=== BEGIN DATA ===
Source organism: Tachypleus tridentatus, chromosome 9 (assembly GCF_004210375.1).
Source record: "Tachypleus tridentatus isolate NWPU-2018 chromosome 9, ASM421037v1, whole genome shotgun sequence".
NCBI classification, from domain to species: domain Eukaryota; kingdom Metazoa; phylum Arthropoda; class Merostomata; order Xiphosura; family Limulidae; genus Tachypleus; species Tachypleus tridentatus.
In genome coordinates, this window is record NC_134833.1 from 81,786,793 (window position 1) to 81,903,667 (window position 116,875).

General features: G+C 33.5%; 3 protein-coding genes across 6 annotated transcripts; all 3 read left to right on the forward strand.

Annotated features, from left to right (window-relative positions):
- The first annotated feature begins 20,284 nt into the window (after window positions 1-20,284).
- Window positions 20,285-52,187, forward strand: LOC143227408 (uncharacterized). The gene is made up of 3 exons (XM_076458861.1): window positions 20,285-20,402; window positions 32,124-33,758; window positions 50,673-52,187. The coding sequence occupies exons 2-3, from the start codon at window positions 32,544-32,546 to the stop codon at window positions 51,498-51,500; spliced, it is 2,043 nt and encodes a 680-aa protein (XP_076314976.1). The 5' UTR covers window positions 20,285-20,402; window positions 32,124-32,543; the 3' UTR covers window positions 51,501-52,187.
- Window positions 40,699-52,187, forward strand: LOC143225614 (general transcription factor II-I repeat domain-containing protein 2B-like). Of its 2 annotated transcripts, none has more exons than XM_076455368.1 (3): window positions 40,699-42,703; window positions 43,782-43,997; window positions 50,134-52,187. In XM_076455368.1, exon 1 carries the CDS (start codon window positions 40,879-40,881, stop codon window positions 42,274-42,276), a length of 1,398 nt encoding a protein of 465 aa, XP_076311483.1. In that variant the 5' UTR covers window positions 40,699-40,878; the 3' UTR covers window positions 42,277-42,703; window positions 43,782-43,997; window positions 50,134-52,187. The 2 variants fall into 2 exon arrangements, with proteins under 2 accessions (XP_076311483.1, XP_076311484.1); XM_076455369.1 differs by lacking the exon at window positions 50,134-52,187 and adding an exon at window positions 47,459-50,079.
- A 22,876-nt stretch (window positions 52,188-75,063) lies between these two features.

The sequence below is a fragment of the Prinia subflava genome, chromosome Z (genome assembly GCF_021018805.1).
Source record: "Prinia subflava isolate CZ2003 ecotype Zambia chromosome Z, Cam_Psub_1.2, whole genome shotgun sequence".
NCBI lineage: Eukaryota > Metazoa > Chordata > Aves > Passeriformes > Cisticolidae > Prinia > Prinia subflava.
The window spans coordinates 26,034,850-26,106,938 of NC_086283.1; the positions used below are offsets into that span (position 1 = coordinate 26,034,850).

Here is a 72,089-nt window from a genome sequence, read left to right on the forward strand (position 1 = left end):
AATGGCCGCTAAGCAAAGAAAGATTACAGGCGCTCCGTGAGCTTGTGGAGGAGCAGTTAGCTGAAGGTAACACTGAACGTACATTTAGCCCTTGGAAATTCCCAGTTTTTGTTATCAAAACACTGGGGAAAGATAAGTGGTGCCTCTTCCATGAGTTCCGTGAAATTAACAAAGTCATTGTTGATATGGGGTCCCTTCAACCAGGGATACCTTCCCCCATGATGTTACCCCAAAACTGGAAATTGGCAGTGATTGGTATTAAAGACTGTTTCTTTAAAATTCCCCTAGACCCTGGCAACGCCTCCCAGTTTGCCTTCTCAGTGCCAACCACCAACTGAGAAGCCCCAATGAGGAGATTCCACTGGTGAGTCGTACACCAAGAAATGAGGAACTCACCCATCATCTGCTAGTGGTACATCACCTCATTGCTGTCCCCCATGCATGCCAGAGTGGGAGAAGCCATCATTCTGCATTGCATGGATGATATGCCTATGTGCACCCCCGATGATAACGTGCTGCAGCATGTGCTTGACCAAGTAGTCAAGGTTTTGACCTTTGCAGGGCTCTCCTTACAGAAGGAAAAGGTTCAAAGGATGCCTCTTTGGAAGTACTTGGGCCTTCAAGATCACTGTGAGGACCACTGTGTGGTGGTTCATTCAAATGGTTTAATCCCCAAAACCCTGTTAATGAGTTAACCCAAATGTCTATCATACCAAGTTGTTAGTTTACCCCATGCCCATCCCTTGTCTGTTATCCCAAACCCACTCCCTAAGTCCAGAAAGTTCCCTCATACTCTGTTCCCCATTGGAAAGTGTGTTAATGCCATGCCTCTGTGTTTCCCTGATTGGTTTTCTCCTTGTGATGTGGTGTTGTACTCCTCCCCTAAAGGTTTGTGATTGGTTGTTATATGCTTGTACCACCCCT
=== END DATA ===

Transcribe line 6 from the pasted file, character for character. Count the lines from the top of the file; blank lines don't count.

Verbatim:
Annotated features, from left to right (window-relative positions):